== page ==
Hanhart PRIMUS Black Ops Pilot
Angus Davies reviews the Hanhart PRIMUS Black Ops Pilot
This detailed review of the Hanhart PRIMUS Black Ops Pilot includes with live images, specification details and pricing.
Most watch brands look to employ some form of symbolism when marketing their timepieces. The very name of this latest horological offering from Hanhart Watches conjures up thoughts of ‘stealth’ and ‘military operations’. Moreover, the green tones of the strap and dial reinforce the ‘action man’, testosterone-rich imagery.
Hanhart has a rich history of making pilots’ watches and, in particular chronographs. The brand based in Gütenbach, Germany has played to its strengths with the Hanhart PRIMUS Black Ops Pilot, a pilot’s watch equipped with a stopwatch function.
However, beyond the symbolism I was keen to establish whether this watch possessed any virtues of note and chose to appraise the specification of this moss-green aviator’s tool.
The dial is described as bronze green and exhibits a mainly green hue most of the time except in certain light conditions where the watch evinces a bronze cast. The chosen colour scheme exudes masculinity together with an air of military chic.
Save for noon, all hour markings are of the baton variety and smoothly coat the surface of the dial. The bold indexes on the flange echo the hour markers on the main dial plane and feature short strokes in between. At noon there is a triangular index on the flange, reaffirming the aeronautical credentials of this timepiece. All markings are luminous, proffering an abundance of green emission in dim light conditions.
While the watch contains a modified ETA 7750 movement, the dial layout is bi-compax instead of the customary tri-compax design. The subdial at 3 o’clock is a 30-minute chronograph register, while opposite a second subdial displays small seconds. There is a robustness to this watch both in reality and also implied. The framework surrounding the subdial is seemingly affixed with screws. Whether the screws are real or faux is impossible to tell, but the impression they present is one of robustness.
Another theme which is repeatedly employed is the use of open-worked hour and minute hands, together with similarly-styled chronograph hands. This design trait proffers a sense of lightness which is in stark contrast to the design of the stout case.
The readability of the dial is superb with the chosen colour-scheme, design and the scale of all details proffering ease of read-off.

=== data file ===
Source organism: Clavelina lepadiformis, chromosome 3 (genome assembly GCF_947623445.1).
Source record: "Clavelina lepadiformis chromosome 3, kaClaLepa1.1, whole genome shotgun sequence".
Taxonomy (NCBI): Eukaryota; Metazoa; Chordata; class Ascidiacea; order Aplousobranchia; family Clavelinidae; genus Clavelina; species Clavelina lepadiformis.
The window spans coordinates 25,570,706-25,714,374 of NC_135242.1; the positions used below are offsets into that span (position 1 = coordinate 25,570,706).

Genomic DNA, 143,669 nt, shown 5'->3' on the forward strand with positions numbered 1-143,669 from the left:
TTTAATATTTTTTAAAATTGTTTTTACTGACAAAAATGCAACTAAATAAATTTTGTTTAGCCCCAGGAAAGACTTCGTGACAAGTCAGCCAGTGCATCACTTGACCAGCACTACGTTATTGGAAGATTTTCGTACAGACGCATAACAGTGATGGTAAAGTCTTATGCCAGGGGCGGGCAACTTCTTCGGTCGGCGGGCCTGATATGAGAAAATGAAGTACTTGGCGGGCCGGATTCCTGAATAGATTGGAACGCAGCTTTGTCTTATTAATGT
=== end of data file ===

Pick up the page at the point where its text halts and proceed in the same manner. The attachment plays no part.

The black DLC would reinforce the ‘stealth’ symbolism if it were not for its high gloss appearance of the lugs and bezel. Nevertheless, the glossy black surfaces add to the aesthetics, looking stylish and adding a touch of luxury.
The lugs are articulated and secured with an Allen key bolt. The flexing action of the lugs facilitates a comfortable wrist-fit, making the 44mm case ideal for a broad cross-section of society.
A sublime element of the case is the glossy black, crenellated bezel. It glistens with the faintest hint of ambient light and proves supremely smooth to touch. At noon, there is a slither of red metallic detail which matches the red push-piece at 4 o’clock (reset).
The crown and the pushpieces have the merest touch of glossiness interspersed with semi-matt treatment. The crown has a fluted grip and the pushpiece button at 2 o’clock (stop / start) is semi-matt in appearance.
The olive green textile strap brims with quality. It is partly quilted along its form, features metal eyelets and includes a black DLC folding clasp with release buttons.
Adorning the rear of the case is an exhibition case-back. This is unusual for a pilot’s watch as they invariably come with solid case-backs. While traditionalists may mourn the addition of a pane of sapphire crystal, I personally appreciate the dorsal view of the movement within.
I found the case to be of high quality and was impressed with its tactility.
Hanhart has used the ETA 7750 fitted with a La Joux-Perret module. The balance has a frequency of 28,800 VpH (4Hz) and the movement contains 28 jewels. The spring barrel provides a minimum of 42 hours of autonomy.
The oscillating mass is open-worked and embellished with the brand’s nomen. The rotor eschews the conventional blued screws and Côtes de Genève motif, instead employing ebulliently gleaming highly polished metal. The resultant finish of the movement is very agreeable.
Germany is synonymous with producing high quality items and this Hanhart watch proves no exception to this stereotype.
The dial of this timepiece is simple to read, owing to its scale and intuitive markings. However, beyond its practical virtues, it is also exceedingly handsome and abundantly stylish.
The case is constructed to a high standard especially considering the modest asking price, and the articulating lugs ensure a comfortable fit for a broad array of wrist sizes.
Overall the Hanhart PRIMUS Black Ops Pilot is a stunning timepiece worthy of consideration.
- Model: Hanhart PRIMUS Black Ops Pilot
- Case: Stainless steel with DLC coating; diameter 44mm; height 15mm; water resistant to 10 bar (100 metres); sapphire crystal to front and caseback.
- Functions: Hours; minutes; small seconds; chronograph; date.
- Movement: ETA 7750 with La Joux-Perret module; self-winding movement; frequency 28,800 VpH (4Hz); 28 jewels; power reserve minimum 42 hours
- Strap: Green textile strap with DLC coated stainless steel folding clasp
- Price: £2,585 (RRP as at 8.6.2017)
We would like to thank Page and Cooper for kindly providing this watch for evaluation